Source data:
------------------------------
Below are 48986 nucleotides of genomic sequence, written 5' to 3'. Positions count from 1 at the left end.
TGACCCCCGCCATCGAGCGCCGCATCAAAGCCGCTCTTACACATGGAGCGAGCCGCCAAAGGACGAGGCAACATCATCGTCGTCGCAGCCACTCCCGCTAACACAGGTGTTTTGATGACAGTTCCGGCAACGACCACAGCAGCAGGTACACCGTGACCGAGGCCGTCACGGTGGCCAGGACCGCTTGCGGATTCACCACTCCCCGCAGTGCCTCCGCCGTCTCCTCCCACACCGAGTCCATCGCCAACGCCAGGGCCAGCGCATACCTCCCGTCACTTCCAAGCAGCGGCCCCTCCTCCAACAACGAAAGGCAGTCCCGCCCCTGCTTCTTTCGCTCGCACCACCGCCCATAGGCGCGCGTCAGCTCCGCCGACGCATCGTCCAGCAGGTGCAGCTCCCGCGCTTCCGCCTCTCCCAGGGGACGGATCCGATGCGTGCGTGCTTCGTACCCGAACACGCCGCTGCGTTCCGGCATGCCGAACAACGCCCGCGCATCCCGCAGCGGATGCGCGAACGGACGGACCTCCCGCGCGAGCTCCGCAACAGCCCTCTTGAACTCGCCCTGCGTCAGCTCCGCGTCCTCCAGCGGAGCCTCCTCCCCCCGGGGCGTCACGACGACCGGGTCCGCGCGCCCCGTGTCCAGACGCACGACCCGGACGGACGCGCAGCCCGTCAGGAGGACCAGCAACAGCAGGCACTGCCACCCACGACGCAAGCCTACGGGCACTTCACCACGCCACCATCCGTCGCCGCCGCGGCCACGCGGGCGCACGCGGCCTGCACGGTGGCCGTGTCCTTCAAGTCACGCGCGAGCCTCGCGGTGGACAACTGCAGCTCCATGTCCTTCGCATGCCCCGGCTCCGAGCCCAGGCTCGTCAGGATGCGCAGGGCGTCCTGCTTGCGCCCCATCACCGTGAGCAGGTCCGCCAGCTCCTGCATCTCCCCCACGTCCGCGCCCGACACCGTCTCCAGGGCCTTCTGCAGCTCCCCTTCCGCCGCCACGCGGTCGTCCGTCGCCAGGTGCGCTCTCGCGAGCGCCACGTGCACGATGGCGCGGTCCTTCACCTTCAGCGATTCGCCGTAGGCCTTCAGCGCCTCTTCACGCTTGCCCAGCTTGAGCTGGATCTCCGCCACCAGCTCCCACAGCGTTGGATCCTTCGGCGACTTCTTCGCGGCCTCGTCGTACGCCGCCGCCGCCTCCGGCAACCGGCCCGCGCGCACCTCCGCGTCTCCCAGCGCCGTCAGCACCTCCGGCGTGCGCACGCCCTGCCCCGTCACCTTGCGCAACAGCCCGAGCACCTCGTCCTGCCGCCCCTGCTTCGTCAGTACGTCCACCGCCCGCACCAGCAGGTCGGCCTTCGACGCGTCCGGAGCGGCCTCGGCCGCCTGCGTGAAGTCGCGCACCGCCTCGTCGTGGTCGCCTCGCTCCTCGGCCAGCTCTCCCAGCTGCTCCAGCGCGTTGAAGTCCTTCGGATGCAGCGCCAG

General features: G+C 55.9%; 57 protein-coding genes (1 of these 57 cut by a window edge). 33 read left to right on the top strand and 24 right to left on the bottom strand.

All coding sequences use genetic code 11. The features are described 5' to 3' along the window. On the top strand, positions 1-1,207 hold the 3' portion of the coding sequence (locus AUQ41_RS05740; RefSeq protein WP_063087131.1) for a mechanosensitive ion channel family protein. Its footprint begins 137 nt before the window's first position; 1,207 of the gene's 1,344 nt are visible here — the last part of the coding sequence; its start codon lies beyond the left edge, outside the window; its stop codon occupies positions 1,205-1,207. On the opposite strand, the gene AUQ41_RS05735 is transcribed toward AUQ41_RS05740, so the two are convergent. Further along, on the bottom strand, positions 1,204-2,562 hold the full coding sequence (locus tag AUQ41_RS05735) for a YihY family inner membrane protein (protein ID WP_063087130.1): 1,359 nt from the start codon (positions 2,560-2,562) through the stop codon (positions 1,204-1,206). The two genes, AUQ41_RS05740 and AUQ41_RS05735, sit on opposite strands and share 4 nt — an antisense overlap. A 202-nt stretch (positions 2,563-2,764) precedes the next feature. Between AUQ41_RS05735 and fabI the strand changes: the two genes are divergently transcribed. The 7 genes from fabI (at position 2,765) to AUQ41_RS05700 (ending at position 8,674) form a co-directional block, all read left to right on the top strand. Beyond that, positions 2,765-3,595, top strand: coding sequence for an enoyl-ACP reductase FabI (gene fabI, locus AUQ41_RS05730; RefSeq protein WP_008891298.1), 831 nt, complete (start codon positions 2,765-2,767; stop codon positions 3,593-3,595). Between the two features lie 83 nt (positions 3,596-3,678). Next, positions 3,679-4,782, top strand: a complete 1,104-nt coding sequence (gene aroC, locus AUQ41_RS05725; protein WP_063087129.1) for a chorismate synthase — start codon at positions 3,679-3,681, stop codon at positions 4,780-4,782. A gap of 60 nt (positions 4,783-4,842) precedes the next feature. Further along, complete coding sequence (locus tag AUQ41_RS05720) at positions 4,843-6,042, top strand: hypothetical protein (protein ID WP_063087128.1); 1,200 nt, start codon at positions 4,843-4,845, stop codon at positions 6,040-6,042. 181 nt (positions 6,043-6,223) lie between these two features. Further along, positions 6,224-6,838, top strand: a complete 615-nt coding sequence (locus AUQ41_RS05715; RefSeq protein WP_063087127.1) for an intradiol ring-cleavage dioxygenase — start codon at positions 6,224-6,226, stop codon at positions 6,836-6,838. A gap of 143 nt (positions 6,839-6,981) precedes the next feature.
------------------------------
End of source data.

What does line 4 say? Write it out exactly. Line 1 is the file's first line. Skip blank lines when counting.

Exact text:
All coding sequences use genetic code 11. The features are described 5' to 3' along the window. On the top strand, positions 1-1,207 hold the 3' portion of the coding sequence (locus AUQ41_RS05740; RefSeq protein WP_063087131.1) for a mechanosensitive ion channel family protein. Its footprint begins 137 nt before the window's first position; 1,207 of the gene's 1,344 nt are visible here — the last part of the coding sequence; its start codon lies beyond the left edge, outside the window; its stop codon occupies positions 1,205-1,207. On the opposite strand, the gene AUQ41_RS05735 is transcribed toward AUQ41_RS05740, so the two are convergent. Further along, on the bottom strand, positions 1,204-2,562 hold the full coding sequence (locus tag AUQ41_RS05735) for a YihY family inner membrane protein (protein ID WP_063087130.1): 1,359 nt from the start codon (positions 2,560-2,562) through the stop codon (positions 1,204-1,206). The two genes, AUQ41_RS05740 and AUQ41_RS05735, sit on opposite strands and share 4 nt — an antisense overlap. A 202-nt stretch (positions 2,563-2,764) precedes the next feature. Between AUQ41_RS05735 and fabI the strand changes: the two genes are divergently transcribed. The 7 genes from fabI (at position 2,765) to AUQ41_RS05700 (ending at position 8,674) form a co-directional block, all read left to right on the top strand. Beyond that, positions 2,765-3,595, top strand: coding sequence for an enoyl-ACP reductase FabI (gene fabI, locus AUQ41_RS05730; RefSeq protein WP_008891298.1), 831 nt, complete (start codon positions 2,765-2,767; stop codon positions 3,593-3,595). Between the two features lie 83 nt (positions 3,596-3,678). Next, positions 3,679-4,782, top strand: a complete 1,104-nt coding sequence (gene aroC, locus AUQ41_RS05725; protein WP_063087129.1) for a chorismate synthase — start codon at positions 3,679-3,681, stop codon at positions 4,780-4,782. A gap of 60 nt (positions 4,783-4,842) precedes the next feature. Further along, complete coding sequence (locus tag AUQ41_RS05720) at positions 4,843-6,042, top strand: hypothetical protein (protein ID WP_063087128.1); 1,200 nt, start codon at positions 4,843-4,845, stop codon at positions 6,040-6,042. 181 nt (positions 6,043-6,223) lie between these two features. Further along, positions 6,224-6,838, top strand: a complete 615-nt coding sequence (locus AUQ41_RS05715; RefSeq protein WP_063087127.1) for an intradiol ring-cleavage dioxygenase — start codon at positions 6,224-6,226, stop codon at positions 6,836-6,838. A gap of 143 nt (positions 6,839-6,981) precedes the next feature.